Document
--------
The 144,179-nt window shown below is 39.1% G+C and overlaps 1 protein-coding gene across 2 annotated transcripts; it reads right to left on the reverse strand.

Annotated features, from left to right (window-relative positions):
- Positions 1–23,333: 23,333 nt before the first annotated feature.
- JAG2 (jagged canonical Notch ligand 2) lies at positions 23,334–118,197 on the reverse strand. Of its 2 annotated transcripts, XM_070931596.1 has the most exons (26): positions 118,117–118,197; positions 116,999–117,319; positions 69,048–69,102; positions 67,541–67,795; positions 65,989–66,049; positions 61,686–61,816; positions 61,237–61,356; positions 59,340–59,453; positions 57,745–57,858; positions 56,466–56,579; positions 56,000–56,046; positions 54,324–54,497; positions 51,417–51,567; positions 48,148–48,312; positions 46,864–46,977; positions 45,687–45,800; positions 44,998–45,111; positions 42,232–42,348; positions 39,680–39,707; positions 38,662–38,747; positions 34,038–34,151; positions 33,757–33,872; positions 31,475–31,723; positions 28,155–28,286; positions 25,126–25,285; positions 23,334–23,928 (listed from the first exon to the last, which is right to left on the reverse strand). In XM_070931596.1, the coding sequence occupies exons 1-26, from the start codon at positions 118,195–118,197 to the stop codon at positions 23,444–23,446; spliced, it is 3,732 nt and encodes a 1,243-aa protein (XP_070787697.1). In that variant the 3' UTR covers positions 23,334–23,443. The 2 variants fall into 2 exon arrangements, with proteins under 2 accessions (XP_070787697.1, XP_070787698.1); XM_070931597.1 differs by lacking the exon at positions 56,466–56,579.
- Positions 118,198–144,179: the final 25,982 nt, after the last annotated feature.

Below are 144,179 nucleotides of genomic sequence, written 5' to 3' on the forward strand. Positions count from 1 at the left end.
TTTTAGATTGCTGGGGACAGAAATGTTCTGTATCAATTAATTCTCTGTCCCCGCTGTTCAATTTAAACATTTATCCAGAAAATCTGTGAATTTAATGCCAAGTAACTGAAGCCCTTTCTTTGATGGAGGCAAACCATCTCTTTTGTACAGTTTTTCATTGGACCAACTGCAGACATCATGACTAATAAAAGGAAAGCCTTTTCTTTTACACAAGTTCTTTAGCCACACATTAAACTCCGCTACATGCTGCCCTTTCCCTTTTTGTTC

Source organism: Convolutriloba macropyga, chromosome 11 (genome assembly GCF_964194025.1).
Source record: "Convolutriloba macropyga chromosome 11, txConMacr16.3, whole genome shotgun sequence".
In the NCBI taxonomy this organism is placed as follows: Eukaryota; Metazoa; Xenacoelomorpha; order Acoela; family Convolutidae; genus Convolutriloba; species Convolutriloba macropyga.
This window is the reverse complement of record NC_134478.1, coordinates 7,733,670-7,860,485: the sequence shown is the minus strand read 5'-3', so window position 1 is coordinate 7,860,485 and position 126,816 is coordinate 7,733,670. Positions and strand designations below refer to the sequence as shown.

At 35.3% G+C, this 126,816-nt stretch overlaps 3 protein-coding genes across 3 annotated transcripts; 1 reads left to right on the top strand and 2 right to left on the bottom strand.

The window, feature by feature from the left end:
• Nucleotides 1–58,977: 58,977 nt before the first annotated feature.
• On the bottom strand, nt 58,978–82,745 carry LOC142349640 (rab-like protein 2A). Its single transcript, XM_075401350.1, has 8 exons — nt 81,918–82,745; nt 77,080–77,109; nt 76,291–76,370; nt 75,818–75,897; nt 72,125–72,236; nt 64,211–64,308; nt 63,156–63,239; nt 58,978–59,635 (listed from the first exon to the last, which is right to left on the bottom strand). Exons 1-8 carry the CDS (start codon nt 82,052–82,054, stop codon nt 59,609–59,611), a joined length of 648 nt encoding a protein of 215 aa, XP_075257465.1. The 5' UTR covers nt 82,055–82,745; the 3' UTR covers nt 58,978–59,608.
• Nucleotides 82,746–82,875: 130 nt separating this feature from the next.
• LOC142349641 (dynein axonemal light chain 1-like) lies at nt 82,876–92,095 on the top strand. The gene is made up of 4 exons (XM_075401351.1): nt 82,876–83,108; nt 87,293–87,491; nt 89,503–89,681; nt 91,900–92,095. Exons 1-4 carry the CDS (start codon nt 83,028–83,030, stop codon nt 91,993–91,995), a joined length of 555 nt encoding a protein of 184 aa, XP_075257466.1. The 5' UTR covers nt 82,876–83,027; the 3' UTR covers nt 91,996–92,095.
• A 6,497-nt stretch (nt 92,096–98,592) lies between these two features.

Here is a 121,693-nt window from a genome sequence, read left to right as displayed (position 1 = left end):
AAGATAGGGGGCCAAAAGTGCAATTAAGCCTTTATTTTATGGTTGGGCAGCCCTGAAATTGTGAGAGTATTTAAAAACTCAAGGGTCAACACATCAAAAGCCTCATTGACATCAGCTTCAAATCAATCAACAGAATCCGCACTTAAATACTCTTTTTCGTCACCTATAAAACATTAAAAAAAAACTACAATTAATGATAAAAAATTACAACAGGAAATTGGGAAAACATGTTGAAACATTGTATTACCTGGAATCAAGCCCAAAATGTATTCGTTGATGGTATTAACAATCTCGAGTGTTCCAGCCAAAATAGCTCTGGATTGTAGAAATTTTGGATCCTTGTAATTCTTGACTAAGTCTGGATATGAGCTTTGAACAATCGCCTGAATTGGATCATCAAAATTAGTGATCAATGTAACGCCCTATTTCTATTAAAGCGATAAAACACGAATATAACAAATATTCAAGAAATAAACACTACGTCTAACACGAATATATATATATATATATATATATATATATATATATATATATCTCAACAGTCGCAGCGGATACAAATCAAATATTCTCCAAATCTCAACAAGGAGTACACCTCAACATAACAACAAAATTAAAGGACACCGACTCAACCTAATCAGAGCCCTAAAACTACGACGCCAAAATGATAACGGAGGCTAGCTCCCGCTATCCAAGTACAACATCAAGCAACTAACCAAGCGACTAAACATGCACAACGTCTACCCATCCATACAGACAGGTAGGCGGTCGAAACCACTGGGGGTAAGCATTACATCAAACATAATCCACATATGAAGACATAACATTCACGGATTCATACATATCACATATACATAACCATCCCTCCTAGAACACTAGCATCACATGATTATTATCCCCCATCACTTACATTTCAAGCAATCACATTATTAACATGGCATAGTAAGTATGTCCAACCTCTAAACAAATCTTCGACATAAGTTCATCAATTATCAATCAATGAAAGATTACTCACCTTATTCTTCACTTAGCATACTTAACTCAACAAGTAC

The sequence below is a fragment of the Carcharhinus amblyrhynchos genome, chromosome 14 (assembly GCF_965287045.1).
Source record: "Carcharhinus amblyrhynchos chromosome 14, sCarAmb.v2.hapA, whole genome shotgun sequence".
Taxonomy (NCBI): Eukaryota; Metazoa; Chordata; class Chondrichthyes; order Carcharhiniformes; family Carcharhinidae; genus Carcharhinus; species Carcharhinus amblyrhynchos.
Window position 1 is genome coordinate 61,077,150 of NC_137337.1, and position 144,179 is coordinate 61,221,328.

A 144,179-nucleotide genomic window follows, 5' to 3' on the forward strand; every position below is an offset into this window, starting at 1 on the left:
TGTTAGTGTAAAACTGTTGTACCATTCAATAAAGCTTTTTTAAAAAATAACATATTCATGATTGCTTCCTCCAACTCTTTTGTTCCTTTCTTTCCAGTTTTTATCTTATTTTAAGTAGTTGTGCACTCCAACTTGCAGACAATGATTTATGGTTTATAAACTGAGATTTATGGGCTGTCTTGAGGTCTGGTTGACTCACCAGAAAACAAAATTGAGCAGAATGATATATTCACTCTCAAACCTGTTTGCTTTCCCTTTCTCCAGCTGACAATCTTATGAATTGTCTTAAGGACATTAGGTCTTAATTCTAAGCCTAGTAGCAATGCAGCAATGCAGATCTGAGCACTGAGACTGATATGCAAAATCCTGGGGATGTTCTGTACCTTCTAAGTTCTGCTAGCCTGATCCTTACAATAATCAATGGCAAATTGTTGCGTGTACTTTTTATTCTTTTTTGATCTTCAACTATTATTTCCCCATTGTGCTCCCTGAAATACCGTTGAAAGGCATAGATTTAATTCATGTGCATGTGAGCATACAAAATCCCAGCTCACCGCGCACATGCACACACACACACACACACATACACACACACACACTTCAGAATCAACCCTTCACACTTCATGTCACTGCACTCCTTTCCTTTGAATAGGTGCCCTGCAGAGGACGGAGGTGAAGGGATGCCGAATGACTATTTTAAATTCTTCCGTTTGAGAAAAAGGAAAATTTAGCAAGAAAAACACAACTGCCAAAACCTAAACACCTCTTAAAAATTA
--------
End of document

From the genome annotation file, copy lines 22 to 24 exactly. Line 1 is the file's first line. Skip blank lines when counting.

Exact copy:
Source record: "Carcharhinus amblyrhynchos chromosome 14, sCarAmb.v2.hapA, whole genome shotgun sequence".
Taxonomy (NCBI): Eukaryota; Metazoa; Chordata; class Chondrichthyes; order Carcharhiniformes; family Carcharhinidae; genus Carcharhinus; species Carcharhinus amblyrhynchos.
Window position 1 is genome coordinate 61,077,150 of NC_137337.1, and position 144,179 is coordinate 61,221,328.